Security Assertion Markup Language (SAML)

SAML is an XML-based standard for exchanging authentication and authorization data between IdP (identity provider) and service provider. We can compare SAML with LDAP (as authentication protocol) as both are to provide single-sign-on (SSO) feature.

LDAP is considered traditional configuration in on-premise operation for organizations. The configuration can be complex and administrators needs to complete significant work upfront. AD is notoriously hard to integrate into the cloud. On the other hand, LDAP gives the organization greater level of control over authentication and authorization due to its tighter integration with domain controller. It is prevalent in on-premise enterprise infrastructure and integrate well with OpenVPN, Jenkins, Docker, Kubernetes, etc.

On the other hand, SAML was created in early 2000s with the exclusive purpose of federating identities to web applications. The protocol was introduced assuming an IdP already exists in an organization. The SAML protocol doesn’t intend to replace the IdP, but rather use it to assert the validity of a user’s identity. This timed assertion (declaration that user’s identity is valid for a period of time) will be delivered to a service provider via secure XML exchange.

The benefit of SAML is that an on-premise identity typically stored in Active Directory (AD), could be extended to authenticate its users against web applications. ISVs (independent software vendor) can build web applications that integrates with on-premise AD server to achieve SSO feature. The AD server in this case provides IDaaS (Identity as a service) using its FS (Federation Service) module. Examples of web applications that support SAML integration include Confluence, Zendesk, Slack, Bombgar, etc. In the configuration, you typically need to specify who is the IdP (e.g. Microsoft AD, Okta, etc) and it’s SSO URL.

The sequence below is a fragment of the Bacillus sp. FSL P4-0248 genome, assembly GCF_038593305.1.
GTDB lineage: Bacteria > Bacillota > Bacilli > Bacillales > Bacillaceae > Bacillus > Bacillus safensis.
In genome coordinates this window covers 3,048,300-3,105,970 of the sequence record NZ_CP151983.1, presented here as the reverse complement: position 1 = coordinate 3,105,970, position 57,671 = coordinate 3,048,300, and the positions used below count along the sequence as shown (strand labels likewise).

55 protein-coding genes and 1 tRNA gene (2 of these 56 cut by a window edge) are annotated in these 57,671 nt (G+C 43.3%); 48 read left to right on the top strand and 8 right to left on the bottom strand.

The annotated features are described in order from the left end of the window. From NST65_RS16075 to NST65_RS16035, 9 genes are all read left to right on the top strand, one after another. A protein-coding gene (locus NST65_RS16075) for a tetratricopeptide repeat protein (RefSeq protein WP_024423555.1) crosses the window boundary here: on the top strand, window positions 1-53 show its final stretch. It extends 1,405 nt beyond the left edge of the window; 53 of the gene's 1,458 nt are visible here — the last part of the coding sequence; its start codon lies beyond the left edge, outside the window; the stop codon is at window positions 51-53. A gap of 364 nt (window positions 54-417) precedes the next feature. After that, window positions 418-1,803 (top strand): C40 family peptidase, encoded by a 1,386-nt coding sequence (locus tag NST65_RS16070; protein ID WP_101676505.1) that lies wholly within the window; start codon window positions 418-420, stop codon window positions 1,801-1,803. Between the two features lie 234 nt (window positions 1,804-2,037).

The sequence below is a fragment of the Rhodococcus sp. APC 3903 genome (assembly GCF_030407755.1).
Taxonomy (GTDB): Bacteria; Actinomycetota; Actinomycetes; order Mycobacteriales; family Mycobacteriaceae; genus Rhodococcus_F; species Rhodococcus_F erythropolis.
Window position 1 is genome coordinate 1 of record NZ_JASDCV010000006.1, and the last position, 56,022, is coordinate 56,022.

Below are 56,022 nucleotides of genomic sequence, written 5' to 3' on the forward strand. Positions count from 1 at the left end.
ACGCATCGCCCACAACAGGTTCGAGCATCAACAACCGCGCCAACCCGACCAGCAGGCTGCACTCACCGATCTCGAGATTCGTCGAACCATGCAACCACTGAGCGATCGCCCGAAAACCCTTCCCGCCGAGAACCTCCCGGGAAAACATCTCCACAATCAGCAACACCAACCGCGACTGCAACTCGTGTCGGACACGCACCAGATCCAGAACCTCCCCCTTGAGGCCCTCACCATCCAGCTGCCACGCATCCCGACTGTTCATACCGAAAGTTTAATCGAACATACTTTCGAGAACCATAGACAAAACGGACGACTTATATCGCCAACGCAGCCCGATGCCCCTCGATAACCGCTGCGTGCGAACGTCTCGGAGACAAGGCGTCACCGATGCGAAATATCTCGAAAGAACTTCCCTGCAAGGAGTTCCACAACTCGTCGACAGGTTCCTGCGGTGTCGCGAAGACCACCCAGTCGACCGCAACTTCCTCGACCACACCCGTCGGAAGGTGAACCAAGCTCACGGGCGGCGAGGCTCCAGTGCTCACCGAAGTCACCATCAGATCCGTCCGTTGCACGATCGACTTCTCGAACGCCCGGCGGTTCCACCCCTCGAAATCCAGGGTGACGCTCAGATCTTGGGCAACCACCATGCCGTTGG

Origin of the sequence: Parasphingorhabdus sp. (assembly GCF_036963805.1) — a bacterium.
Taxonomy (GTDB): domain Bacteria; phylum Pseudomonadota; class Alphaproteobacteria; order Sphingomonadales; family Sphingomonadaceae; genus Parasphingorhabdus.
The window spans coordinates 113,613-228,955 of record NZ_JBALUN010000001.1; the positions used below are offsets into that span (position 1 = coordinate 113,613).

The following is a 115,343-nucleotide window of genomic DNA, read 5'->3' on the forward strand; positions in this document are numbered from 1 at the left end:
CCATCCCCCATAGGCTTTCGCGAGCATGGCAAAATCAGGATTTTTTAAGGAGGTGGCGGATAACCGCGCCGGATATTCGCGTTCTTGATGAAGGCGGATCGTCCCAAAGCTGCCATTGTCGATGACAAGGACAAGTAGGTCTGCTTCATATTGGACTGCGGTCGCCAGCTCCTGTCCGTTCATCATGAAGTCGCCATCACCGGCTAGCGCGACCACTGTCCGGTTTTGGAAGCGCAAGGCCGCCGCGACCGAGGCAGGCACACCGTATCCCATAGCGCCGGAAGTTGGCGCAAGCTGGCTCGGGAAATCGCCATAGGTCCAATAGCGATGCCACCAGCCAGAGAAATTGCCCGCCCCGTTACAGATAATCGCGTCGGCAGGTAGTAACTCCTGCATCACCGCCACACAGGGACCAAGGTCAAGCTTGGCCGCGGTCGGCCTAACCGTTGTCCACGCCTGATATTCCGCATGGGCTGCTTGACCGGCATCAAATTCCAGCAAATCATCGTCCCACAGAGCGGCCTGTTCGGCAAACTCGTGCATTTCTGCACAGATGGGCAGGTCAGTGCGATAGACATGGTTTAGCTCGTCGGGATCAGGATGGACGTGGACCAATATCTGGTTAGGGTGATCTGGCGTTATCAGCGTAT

At a high level, an SSO process using SAML takes places in the following steps:

  1. User tires to reach web application (service provider);
  2. Web application redirects user browser to SSO URL;
  3. User provide credential in the SSO URL;
  4. IdP authenticates the user;
  5. IdP produces SAML response to browser;
  6. Browser passes the SAML response to service provider’s dedicated endpoint
  7. Service provider permits user access to web application

Here is an example of SAML integration guide from an G Suite. The guide outlines how it works and the assertion requirements.

The Wikipedia page for SAML 2.0 provide an example of assertion message.

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